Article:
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Has anyone else noticed that the birds in this city have been acting rather strangely of late? In the last few weeks, wherever I happen to venture after work, the trees seem to shake wildly with flocks of excited birds. I’m talking about excessive chirping, wing-fluttering, branch-vibrating, leave-falling action, all of which contributes to a palpable and unnerving sense of foreboding in the air.
I’ve seen this phenomenon all across town—from the waterfront to Farragut to Petworth—although largely confined to the hours between 6 and 8 p.m. The other day, one bird went so far as to dive out of a tree and nearly collide with my face as I rode down Princeton Avenue on my bicycle.
I’m telling you, there’s some seriously sinister stuff going on in the airspace these days.
I am convinced that it has something to do with the markets. With global warming confusing birds’ migratory habits, I think they have turned to the Dow for some sort of guidance. This is obviously ill-advised, but I suppose birds, not unlike many human beings, just don’t know any better.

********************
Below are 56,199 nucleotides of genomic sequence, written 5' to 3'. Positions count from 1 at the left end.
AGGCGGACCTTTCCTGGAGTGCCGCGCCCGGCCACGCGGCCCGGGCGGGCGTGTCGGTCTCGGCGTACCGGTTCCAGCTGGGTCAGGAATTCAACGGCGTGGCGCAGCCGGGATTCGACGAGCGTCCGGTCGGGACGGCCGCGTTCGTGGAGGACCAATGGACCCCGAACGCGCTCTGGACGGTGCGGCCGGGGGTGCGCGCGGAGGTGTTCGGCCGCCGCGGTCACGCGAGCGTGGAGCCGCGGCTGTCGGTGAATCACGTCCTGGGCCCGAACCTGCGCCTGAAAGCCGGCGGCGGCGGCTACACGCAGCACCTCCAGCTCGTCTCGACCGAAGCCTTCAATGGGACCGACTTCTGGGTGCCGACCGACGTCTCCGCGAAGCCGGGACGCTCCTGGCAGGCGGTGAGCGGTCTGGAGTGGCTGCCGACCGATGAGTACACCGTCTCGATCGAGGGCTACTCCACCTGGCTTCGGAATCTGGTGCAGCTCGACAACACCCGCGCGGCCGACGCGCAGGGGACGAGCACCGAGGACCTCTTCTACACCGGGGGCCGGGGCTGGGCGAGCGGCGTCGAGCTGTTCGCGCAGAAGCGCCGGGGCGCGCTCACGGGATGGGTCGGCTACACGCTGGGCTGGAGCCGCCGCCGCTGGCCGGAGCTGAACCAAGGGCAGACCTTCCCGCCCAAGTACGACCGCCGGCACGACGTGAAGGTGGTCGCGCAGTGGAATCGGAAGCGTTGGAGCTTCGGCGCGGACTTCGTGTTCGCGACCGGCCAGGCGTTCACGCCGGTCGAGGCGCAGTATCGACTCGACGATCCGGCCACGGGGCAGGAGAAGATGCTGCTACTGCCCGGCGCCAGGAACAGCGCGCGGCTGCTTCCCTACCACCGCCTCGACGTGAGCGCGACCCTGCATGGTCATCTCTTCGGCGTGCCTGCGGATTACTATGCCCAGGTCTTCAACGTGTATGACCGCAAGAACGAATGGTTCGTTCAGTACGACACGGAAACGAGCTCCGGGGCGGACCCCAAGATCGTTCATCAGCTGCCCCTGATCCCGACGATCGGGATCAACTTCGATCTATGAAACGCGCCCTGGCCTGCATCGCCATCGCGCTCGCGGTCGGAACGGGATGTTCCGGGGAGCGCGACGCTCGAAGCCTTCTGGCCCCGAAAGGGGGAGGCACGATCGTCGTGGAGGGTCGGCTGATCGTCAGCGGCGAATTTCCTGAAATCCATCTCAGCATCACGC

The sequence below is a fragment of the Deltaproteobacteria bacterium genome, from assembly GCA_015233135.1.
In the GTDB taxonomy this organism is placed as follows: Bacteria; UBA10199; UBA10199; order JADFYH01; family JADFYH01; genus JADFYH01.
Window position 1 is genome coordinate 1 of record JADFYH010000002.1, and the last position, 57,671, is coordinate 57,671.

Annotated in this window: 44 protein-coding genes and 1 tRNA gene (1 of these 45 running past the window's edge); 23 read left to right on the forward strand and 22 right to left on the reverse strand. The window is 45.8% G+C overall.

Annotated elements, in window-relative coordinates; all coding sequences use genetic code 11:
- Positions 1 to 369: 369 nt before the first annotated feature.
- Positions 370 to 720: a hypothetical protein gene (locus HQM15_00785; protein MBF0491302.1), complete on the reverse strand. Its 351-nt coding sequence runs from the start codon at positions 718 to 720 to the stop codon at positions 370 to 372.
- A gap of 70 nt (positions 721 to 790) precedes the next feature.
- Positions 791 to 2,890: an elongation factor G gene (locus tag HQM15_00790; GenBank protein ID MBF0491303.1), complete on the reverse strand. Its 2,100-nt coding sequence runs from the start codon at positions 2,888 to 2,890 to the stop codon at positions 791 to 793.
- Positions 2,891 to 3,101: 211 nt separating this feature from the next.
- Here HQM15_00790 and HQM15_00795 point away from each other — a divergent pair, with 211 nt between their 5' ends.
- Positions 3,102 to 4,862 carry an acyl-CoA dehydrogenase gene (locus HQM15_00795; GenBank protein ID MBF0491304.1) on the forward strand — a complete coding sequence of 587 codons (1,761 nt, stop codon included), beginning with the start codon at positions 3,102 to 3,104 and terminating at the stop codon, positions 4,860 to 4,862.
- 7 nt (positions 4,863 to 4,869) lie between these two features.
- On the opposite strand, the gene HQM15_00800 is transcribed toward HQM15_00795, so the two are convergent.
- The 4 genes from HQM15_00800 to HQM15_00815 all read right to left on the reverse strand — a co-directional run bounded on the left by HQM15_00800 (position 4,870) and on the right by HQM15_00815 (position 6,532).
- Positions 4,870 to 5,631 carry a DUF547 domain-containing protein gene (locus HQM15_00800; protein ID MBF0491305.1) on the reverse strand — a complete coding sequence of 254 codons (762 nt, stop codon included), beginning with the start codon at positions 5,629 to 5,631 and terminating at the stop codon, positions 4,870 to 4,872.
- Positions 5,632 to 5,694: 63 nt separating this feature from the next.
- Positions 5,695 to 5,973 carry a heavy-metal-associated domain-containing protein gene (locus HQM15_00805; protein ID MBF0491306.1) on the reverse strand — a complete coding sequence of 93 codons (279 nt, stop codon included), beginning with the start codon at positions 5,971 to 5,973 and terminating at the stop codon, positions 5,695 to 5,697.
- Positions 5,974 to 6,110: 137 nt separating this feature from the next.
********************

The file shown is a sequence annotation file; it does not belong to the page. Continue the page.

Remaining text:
Yesterday, at her fifth annual Blessing of the Animals in Frederick, Pastor Andrea Ernest advised the members of the Bethany Lutheran Church that during these dismal financial times, we humans need more than ever to emulate our furry and feathered brethren in the Animal Kingdom.
“Animals don’t care how the stock market closed today,” she said in front of a congregation of canines. “Thank God for their place in our lives, which would be poor indeed without them.”
Fine, Pastor Ernest, I see what you’re saying — animals are swell, God bless the critters, and darnit they’re cute too! — but if they are so carefree, if they’re such good role models, if they truly don’t give a hoot or a tweet about the global economy — then why is it that every evening during the last month, as one financial calamity has tumbled on top of another, shortly after the stock market closes our winged comrades have routinely gone berserk in the branches? It’s as if the floor of the stock exchange has been hoisted into the trees, and when I hear the ominous Hitchcockian rattling at dusk each night, I can’t help but think it a harbinger of some sort of apocalyptic event — financial, environmental, ornithological, or, God help us, even worse.